|12.||Digitech JamMan Stereo Looper/Delay Pedal: A looper and delay built into a single box. It's pretty cool, because I can sync looping times with delay times. It does, however, have a pretty severe limitation, which is, the only way one can set loop/delay tempos is by use of tap-tempo switch. This pedal would be perfect if one could dial in exact tempos (or BPMs) using a knob. This would make it much easier to get two different (adjacent) loops to have the same tempo, for instance.|
|13.||Pete Cornish NB-3: A clean boost for Channel A.|
|14.||Pete Cornish NB-3: A clean boost for Channel B.|
This is a stereo rig and there are two signal paths or channels:
Channel A (Left stereo-channel): 1: LD-3 ==> 2: Comp ==> 3: Phaser ==> 4: WAH ==> 5: VOL ==> 6: RAT ==> 7: KOT ==> 8: ST-2 ==> 9: CE-3 ==> 10: DD-3 (mono delay) ==> 11a: RV-5 ==> 12a: JamMan ==> 13: NB-3 (left channel clean boost) ==> 1st AMP.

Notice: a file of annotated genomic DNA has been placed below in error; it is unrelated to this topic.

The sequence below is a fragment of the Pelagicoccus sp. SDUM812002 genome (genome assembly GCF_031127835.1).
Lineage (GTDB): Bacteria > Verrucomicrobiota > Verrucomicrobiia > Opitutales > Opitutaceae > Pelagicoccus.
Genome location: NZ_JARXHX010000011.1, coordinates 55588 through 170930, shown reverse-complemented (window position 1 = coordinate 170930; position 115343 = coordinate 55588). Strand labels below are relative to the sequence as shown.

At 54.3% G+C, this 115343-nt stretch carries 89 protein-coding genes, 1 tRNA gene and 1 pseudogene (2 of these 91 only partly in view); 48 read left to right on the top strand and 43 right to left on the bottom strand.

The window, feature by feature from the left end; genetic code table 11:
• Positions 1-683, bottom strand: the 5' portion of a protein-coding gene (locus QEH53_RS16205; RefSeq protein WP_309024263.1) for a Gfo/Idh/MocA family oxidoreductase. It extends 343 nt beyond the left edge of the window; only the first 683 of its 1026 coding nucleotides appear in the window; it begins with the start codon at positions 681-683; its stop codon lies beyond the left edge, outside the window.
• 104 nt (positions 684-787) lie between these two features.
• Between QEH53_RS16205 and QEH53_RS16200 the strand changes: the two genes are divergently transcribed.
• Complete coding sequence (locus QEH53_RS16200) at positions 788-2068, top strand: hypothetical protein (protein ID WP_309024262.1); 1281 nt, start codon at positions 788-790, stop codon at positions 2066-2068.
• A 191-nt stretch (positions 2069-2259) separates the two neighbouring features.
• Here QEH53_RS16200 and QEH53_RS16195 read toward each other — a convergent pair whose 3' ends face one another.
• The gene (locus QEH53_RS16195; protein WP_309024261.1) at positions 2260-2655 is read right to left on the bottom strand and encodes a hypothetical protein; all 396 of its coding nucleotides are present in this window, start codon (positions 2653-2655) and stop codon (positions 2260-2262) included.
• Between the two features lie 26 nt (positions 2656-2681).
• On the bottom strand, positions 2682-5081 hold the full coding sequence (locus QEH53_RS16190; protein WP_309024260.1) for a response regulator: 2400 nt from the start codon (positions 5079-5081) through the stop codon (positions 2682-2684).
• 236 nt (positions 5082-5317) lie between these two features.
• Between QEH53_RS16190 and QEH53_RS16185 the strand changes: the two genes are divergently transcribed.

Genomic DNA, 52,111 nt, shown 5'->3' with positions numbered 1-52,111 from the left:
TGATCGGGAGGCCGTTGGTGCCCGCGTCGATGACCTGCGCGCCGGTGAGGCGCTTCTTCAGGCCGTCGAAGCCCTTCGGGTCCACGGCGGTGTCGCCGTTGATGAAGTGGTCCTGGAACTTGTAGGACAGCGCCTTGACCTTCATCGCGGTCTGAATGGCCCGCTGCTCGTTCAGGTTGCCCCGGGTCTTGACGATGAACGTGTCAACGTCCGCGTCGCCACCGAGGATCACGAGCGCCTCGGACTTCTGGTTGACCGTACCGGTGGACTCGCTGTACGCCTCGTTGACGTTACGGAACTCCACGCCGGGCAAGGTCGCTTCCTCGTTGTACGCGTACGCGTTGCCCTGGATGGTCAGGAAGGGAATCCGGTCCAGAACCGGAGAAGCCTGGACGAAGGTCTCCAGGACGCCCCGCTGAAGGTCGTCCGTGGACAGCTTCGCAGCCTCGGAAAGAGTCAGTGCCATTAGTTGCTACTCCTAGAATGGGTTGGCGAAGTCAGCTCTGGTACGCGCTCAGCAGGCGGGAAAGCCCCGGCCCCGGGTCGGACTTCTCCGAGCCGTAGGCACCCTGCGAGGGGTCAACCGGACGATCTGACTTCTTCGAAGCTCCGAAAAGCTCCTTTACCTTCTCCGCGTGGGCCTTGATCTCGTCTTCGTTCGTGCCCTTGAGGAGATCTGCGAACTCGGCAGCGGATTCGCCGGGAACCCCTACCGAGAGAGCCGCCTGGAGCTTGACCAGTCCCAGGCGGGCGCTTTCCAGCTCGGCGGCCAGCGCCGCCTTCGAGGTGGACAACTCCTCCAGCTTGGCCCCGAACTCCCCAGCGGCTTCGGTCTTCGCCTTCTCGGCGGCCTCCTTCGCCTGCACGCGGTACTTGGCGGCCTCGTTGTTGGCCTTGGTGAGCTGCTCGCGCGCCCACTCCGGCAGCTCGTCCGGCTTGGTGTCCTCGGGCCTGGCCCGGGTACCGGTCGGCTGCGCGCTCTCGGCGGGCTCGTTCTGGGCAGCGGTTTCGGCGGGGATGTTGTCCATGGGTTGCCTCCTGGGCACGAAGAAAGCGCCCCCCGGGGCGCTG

Channel B (Right stereo-channel): 1: LD-3 ==> 2: Comp ==> 3: Phaser ==> 4: WAH ==> 5: VOL ==> 6: RAT ==> 7: KOT ==> 8: ST-2 ==> 9: CE-3 ==> 11b: RV-5 ==> 12b: JamMan ==> 14: NB-3 (right channel clean boost) ==> 2nd AMP.
They say a picture is worth a thousand words, so here's a diagram attempting to illustrate the pedal connections. NOTE: All patch cables were custom made and hand-built by Gary Mulder of Mulder Audio. His X-Cable is wonderful and I really like it much better than the George-L's I used for many years. His cable makes my board sound more open and natural - more clear/clean sounding. I also use his snuffers and speaker cables too. The snuffers help cleanup the guitar's overall sound. Very subtle stuff, but noticeable too when you're paying attention.